This paper discusses the unique phenomenon and significance of captured North Korean documents, known as Record Group 242. These North Korean archival documents, housed in the National Archives in Washington D.C., were retrieved by American forces during the time period of 1946-50 when a significant portion of the Korean peninsula was controlled by U.S./South Korean forces and North Korean forces were retreating. There are over 1.6 million pages of material within this archive and North Korean-focused scholars have only just begun to unearth and analyze these documents. In addition to archival material concerning political matters, the archive also contains information concerning an often neglected topic of North Korea, its’ cultural history and the daily life of the people. In addition to analyzing and exploring these details of the archive, this paper will discuss the shortcomings and possibilities of the material. Furthermore, the ultimate goal of this paper is to understand the importance of an archive as more than just a historical material-containing specimen. An archive has a history, much like any other item. In analyzing and understanding an archive’s unique history, the historian can use that information as a further aid in his/her research within that archive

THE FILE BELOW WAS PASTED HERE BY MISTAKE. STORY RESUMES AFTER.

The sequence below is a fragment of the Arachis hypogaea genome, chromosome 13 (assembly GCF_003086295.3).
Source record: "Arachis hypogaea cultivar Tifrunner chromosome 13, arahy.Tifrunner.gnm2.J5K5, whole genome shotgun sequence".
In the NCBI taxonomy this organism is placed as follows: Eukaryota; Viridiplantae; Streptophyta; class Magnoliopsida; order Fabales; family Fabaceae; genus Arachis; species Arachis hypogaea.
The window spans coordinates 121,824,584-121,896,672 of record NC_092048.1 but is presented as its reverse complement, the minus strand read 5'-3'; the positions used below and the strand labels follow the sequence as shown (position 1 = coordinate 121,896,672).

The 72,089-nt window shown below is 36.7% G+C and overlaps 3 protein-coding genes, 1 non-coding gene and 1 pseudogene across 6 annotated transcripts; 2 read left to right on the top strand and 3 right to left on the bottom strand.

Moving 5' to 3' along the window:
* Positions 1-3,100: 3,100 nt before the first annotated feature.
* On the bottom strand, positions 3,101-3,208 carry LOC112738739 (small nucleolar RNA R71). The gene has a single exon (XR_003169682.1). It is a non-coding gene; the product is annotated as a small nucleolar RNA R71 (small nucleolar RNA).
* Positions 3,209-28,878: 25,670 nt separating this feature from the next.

|Presenter:||Benjamin Young (SUNY Brockport) -- firstname.lastname@example.org
|Topic:||History - Panel|
|Time:||9:40 am (Session I)|
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